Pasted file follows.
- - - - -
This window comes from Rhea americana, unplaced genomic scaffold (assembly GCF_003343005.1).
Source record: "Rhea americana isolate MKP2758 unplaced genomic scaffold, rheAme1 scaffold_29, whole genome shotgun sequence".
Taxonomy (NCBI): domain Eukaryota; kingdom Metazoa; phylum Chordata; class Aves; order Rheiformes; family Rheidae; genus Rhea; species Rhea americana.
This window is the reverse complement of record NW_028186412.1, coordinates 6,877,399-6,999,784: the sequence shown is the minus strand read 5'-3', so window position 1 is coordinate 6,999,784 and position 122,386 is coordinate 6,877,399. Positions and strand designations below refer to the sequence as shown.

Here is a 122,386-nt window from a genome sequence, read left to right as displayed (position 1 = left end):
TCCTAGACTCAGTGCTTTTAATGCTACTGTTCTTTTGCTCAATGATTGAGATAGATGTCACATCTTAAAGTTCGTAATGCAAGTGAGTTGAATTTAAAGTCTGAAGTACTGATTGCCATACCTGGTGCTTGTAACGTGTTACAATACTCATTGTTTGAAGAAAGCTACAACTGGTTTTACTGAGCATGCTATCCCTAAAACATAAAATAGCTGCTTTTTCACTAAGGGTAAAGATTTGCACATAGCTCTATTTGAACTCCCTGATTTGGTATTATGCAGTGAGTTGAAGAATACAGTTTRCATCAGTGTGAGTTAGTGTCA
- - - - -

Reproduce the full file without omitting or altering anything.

This window comes from Rhea americana, unplaced genomic scaffold (assembly GCF_003343005.1).
Source record: "Rhea americana isolate MKP2758 unplaced genomic scaffold, rheAme1 scaffold_29, whole genome shotgun sequence".
Taxonomy (NCBI): domain Eukaryota; kingdom Metazoa; phylum Chordata; class Aves; order Rheiformes; family Rheidae; genus Rhea; species Rhea americana.
This window is the reverse complement of record NW_028186412.1, coordinates 6,877,399-6,999,784: the sequence shown is the minus strand read 5'-3', so window position 1 is coordinate 6,999,784 and position 122,386 is coordinate 6,877,399. Positions and strand designations below refer to the sequence as shown.

Here is a 122,386-nt window from a genome sequence, read left to right as displayed (position 1 = left end):
TCCTAGACTCAGTGCTTTTAATGCTACTGTTCTTTTGCTCAATGATTGAGATAGATGTCACATCTTAAAGTTCGTAATGCAAGTGAGTTGAATTTAAAGTCTGAAGTACTGATTGCCATACCTGGTGCTTGTAACGTGTTACAATACTCATTGTTTGAAGAAAGCTACAACTGGTTTTACTGAGCATGCTATCCCTAAAACATAAAATAGCTGCTTTTTCACTAAGGGTAAAGATTTGCACATAGCTCTATTTGAACTCCCTGATTTGGTATTATGCAGTGAGTTGAAGAATACAGTTTRCATCAGTGTGAGTTAGTGTCA